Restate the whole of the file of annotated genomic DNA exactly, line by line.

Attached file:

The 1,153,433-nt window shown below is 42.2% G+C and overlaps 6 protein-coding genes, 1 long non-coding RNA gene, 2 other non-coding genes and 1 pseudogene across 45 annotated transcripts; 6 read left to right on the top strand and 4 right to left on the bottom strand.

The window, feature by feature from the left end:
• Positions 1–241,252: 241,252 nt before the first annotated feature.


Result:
The 1,153,433-nt window shown below is 42.2% G+C and overlaps 6 protein-coding genes, 1 long non-coding RNA gene, 2 other non-coding genes and 1 pseudogene across 45 annotated transcripts; 6 read left to right on the top strand and 4 right to left on the bottom strand.

The window, feature by feature from the left end:
• Positions 1–241,252: 241,252 nt before the first annotated feature.